I knew we’d thankfully be losing the din of fire engine sirens and other traffic noise, but I was surprised at how much less pollution there was around our new premises compared to the fumes in the urban canyon of St Vincent Street.
Unsurprisingly, that congested thoroughfare featured among the red lines on a map of Glasgow published by Scottish Government this week showing where nitrogen oxide limits are broken.
It was used to demonstrate the need for radical action to tackle the health damage caused by vehicle exhausts, which would go far further than past proposals for road tolls to cut congestion in Edinburgh.
Ministers want to introduce a first low emission zone (LEZ), probably in Glasgow, as early as the end of next year, from which vehicles with all but the cleanest engines could be banned.
Motoring groups estimated on Wednesday, when the measure was announced, that it could affect three-quarters of diesel cars and one in six petrol engines.
In fact, I was then reminded of research by Leeds University this year which showed that as many as half of all current cars potentially face being banned from Glasgow, Edinburgh, Aberdeen and Dundee, where LEZs are due to be established by 2020.
That’s more than 80,000 in each of the two largest cities alone - and some two-thirds of their taxis fleets are also non-compliant.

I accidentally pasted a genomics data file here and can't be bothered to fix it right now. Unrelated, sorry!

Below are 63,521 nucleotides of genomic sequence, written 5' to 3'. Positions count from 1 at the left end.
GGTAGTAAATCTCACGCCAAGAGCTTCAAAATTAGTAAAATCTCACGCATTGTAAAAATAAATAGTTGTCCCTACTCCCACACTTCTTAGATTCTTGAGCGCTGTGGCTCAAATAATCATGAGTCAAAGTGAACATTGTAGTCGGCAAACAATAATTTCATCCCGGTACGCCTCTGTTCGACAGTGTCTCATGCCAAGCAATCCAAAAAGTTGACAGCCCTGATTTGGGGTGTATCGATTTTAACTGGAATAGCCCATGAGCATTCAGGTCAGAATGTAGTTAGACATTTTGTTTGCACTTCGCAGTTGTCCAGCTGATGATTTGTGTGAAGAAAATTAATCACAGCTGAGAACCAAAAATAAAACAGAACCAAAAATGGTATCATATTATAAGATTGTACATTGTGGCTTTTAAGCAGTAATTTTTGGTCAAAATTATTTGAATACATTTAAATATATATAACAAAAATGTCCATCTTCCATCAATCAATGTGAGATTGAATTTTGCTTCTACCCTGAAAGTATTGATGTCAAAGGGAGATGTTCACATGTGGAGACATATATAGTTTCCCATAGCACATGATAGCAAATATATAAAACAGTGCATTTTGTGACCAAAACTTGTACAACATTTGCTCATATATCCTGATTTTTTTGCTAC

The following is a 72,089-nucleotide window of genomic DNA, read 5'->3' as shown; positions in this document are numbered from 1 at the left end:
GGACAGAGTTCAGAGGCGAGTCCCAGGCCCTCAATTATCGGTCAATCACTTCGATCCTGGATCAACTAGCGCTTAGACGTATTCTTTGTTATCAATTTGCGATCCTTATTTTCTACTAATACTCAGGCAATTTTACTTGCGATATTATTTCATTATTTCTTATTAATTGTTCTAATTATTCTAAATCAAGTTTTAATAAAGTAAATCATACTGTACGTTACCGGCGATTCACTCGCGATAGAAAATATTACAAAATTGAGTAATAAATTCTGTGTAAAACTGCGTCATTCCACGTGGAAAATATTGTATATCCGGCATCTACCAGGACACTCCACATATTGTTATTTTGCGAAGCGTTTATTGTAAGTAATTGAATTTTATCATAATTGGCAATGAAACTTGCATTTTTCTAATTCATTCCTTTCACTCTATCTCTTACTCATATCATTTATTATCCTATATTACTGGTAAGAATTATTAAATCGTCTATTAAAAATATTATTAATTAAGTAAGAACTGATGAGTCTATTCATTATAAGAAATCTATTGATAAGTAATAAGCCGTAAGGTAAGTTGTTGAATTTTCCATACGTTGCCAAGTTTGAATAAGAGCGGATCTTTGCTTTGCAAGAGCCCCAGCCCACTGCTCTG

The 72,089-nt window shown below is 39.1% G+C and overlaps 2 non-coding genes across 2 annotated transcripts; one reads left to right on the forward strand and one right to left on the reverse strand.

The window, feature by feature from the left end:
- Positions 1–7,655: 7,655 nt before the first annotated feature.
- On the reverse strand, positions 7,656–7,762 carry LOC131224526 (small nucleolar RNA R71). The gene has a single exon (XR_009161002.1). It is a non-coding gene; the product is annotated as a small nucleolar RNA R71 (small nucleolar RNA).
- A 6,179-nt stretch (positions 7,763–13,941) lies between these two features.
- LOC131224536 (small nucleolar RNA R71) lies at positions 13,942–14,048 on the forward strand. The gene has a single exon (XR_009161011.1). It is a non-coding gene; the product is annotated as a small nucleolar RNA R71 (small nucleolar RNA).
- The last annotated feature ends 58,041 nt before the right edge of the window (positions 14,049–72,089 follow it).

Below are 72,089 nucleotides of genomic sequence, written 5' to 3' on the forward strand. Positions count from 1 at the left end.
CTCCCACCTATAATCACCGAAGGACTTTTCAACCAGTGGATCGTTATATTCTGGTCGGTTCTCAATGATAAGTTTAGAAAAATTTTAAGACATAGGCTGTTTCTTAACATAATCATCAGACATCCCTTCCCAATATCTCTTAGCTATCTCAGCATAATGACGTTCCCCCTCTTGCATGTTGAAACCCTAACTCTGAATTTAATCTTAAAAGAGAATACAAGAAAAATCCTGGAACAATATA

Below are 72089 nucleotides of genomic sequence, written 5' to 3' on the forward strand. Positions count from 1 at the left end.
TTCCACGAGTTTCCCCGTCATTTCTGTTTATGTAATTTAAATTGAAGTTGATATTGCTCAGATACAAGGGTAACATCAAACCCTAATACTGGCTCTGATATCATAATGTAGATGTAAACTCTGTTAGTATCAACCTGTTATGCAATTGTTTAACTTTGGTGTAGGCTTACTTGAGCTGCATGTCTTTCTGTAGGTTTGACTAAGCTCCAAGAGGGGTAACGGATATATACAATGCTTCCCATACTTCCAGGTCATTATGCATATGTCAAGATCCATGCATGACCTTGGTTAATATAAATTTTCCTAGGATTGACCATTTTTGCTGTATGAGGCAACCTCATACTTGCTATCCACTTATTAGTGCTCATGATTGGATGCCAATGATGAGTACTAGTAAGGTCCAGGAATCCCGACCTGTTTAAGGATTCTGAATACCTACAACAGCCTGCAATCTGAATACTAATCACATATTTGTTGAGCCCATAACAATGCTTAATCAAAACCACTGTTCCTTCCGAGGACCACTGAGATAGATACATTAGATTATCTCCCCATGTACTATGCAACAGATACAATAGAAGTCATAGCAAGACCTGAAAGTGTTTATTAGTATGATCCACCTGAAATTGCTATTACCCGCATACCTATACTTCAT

The Scottish Government is handing the difficult bits of its plans - which vehicles to ban, how soon to start penalising them and how much to fine them - to local authorities.
Nevertheless, it is a very bold move, as any restriction on cars is such an emotive subject when they are still by far and way still Scotland’s predominant way of getting about.
The LEZ introduction dates have put down a marker, even if the deadline for vehicles to become compliant may be somewhat later.
A consultation on the scheme was launched a day after First Minister Nicola Sturgeon announced plans to “phase out the need for petrol and diesel vehicles by 2032” - eight years before the UK Government intends to ban the sale of new ones.
There’s certainly an element of one-upmanship between Holyrood and Westminster, but this could all be to the good if it accelerates emission reductions.
City centres should be for people, not vehicles. Virtually every motorist there is also a pedestrian, whether shopper, resident or visitor.
Glasgow would also be an ideal test bed, with both the largest rail network outside London and one of the UK’s lowest rates of car ownership.
This is significant because the Leeds University study also pointed out that the owners of non-compliant vehicles would be disproportionately among poorer people.
For taxis, ministers have indicated that grants for retro-fitting engines could be offered if responses to the consultation highlighted that as a priority.
Bus firms have spoken of the “frightening” impact of congestion on bus speeds, which have seen passengers deserting them in droves.
A Glasgow LEZ, cleared of traffic queues, could see buses regain the advantage. But operators should go one better than just using the cleanest diesel engines by showcasing the latest electric and zero-emission vehicles.